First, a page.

Figure 2: 3-Dimensional view of vector equilibrium of basic cell of matrix structure 

Figure 3: Extended planar view of basic cell of matrix structure 

Electromagnetic Wave Propagation

As is shown in the planar view of the circumferential vectors of the basic cell of the matrix structure of Figure (1), the closest approach of any two adjacent parallel directed vectors is approximately two time the Planck Length, or 2L*, which is equal to about 3.2 x 10-33 cm. Since the magnetic component in electromagnetic wave propagation is at right angles to the direction of the propagation and since curl or a rotational vector geometry is involved, magnetic field reversal cannot take place closer than this closest approach of parallel vectors, or 2L*. It can be shown that a similar requirement is needed for the electric field (curl) vectors (see References). Therefore, for each magnetic field (or electric field reversal), i.e., for each half wavelength of electromagnetic wave propagation, the wavelength must increase by this increment of 2L*, or 4L* for the entire wavelength.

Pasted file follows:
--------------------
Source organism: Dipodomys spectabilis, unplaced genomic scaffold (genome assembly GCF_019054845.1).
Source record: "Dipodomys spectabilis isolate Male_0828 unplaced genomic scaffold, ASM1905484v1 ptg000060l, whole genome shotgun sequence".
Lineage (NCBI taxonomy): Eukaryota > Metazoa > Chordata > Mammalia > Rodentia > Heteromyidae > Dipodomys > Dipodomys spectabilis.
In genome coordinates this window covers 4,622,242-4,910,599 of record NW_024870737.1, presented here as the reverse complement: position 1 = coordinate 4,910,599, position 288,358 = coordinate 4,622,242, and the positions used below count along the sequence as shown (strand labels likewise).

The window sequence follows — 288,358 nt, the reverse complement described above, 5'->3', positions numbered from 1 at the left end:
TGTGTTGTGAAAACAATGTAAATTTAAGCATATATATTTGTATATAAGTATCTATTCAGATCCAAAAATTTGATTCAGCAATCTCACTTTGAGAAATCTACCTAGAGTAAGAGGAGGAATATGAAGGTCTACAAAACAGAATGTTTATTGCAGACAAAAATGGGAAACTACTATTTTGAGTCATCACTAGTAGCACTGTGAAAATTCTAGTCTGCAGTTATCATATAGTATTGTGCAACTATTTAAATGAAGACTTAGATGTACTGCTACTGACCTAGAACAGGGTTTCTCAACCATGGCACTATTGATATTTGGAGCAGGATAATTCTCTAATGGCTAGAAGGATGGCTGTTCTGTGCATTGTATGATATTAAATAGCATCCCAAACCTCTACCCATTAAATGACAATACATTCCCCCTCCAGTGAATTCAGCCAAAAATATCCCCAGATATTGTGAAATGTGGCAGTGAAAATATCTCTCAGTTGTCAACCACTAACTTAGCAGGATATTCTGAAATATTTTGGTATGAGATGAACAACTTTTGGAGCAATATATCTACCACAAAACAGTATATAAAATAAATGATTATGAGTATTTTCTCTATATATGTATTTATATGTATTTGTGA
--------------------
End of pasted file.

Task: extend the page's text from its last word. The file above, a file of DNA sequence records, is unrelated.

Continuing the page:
Determination of L* from Astronomy

The incremental factor of 4L* can be determined from astronomical data, confirming in part this explanation for the redshifts in distant optical spectra. Shown in Figure (4) is a simple sketch depicting the magnetic component in EM wave propagation and it is shown in cross-section with the direction of propagation noted. The electric field component is directed into the paper at (+) and out of the paper at (-). Since the magnetic field lines are made up of closed loops of rhysmonic vectors (see References), at the closest approach of the increment, D, is approximately 2L* as was indicated in the previous section. Note that this increment is the basic cell of the matrix structure of the vacuum and may, in a broad sense, be considered as the ‘idler wheel’ in Maxwell’s mechanical model for EM wave radiation.

Figure 4: Vector depictions for EM wave propagation; clarification of rhysmonic 'idler' concept